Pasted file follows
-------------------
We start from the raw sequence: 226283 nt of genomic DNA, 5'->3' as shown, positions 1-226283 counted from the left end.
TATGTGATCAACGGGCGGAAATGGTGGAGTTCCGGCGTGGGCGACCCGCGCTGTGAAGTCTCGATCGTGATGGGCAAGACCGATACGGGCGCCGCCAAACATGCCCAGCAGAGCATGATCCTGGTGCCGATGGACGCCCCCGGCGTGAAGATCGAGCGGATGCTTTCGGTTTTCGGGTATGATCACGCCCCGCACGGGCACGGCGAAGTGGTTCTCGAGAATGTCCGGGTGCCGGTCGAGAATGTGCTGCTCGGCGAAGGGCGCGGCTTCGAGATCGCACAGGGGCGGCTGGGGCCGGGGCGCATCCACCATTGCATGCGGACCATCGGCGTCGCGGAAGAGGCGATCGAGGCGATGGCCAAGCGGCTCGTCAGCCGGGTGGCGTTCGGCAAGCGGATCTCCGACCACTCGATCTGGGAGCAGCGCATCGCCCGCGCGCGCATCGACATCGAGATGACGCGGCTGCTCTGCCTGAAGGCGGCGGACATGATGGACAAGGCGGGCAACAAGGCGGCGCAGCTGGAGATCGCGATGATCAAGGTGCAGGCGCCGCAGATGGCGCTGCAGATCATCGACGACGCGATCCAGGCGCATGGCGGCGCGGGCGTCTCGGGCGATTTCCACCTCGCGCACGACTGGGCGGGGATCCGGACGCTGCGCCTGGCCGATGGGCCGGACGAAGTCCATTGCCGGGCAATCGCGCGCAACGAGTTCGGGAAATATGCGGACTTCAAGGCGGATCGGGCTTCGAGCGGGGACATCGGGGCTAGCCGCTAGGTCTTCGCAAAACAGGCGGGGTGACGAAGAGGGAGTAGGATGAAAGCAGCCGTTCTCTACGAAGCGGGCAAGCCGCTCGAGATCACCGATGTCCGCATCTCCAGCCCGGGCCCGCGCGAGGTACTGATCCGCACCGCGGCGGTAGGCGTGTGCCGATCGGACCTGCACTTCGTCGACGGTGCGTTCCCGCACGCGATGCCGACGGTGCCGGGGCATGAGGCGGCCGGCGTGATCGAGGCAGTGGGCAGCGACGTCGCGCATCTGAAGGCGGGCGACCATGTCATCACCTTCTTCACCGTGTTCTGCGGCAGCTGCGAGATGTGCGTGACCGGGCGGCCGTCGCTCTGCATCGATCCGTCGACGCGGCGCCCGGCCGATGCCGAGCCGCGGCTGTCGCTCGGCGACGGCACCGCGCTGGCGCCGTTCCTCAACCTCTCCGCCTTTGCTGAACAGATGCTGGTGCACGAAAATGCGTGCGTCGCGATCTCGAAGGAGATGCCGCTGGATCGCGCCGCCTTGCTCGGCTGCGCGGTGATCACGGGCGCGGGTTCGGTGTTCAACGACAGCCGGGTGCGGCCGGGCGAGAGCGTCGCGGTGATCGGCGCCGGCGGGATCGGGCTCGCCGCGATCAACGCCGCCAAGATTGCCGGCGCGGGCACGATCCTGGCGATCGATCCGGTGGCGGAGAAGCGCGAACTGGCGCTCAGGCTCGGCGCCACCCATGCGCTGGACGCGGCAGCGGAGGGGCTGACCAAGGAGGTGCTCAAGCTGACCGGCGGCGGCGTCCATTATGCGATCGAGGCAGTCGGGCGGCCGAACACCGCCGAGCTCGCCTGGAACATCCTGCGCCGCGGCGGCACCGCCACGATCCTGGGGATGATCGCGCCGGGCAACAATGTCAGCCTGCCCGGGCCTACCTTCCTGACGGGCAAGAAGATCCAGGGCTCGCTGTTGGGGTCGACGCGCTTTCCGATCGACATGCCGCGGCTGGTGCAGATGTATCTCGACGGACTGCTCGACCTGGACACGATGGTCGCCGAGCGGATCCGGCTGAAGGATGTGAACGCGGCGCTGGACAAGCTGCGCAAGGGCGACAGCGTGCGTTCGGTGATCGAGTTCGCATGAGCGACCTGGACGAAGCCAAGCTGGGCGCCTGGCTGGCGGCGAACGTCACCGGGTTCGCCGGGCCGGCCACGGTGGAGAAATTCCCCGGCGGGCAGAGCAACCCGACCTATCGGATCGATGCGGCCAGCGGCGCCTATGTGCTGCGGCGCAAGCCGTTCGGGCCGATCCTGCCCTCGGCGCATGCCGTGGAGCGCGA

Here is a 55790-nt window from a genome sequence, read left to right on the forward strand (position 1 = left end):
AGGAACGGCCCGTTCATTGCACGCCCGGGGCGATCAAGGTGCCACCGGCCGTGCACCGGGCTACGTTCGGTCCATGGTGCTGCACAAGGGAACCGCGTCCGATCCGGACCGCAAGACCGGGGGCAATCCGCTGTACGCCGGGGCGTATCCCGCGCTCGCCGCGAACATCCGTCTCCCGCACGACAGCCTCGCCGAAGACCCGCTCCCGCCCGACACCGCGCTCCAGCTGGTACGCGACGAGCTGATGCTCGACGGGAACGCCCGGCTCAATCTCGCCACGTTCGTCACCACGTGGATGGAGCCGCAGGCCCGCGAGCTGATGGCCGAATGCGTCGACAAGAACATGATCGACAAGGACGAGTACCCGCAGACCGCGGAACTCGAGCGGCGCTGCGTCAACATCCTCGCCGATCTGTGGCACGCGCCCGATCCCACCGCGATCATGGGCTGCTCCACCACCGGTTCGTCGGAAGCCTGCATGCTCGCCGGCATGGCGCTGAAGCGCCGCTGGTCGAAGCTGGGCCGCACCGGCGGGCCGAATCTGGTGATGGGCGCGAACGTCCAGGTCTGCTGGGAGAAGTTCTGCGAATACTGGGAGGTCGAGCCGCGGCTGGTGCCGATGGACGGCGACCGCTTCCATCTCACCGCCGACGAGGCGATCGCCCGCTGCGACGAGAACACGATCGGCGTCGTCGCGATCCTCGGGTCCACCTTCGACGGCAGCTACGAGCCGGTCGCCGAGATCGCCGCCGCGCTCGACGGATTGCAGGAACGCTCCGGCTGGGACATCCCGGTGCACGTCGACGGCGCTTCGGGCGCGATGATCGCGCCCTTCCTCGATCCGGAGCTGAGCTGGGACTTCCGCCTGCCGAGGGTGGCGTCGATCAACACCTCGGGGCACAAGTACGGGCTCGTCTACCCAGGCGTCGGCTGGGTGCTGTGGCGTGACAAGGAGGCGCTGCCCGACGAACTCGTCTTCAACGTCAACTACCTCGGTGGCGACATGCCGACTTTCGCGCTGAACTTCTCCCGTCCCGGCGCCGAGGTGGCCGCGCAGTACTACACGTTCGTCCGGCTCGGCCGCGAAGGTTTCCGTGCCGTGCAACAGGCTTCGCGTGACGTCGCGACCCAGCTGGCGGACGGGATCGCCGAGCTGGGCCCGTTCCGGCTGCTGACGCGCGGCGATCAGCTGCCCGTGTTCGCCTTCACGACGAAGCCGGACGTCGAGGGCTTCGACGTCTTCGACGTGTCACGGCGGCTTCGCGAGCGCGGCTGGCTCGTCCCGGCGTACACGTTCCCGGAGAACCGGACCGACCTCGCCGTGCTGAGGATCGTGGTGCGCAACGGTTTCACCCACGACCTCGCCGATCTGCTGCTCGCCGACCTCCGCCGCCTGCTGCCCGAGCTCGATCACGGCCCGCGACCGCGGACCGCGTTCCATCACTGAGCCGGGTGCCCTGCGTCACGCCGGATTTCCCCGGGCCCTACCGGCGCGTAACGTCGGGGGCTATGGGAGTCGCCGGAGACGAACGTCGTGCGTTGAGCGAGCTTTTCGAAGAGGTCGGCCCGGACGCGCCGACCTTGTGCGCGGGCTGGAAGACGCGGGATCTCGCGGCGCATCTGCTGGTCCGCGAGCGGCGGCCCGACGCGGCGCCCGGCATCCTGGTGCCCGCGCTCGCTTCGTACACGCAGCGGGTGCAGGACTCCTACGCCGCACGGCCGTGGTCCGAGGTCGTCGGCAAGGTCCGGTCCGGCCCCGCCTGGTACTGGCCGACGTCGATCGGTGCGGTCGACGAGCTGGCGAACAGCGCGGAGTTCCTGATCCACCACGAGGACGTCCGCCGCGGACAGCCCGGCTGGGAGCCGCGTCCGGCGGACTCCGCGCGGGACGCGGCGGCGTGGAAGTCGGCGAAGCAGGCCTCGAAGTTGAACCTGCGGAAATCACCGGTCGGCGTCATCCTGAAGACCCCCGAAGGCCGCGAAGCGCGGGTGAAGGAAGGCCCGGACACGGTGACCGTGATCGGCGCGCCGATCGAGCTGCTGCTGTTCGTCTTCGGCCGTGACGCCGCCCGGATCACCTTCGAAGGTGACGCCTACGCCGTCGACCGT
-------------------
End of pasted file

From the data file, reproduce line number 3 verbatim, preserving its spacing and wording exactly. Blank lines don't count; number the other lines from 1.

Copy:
Here is a 55790-nt window from a genome sequence, read left to right on the forward strand (position 1 = left end):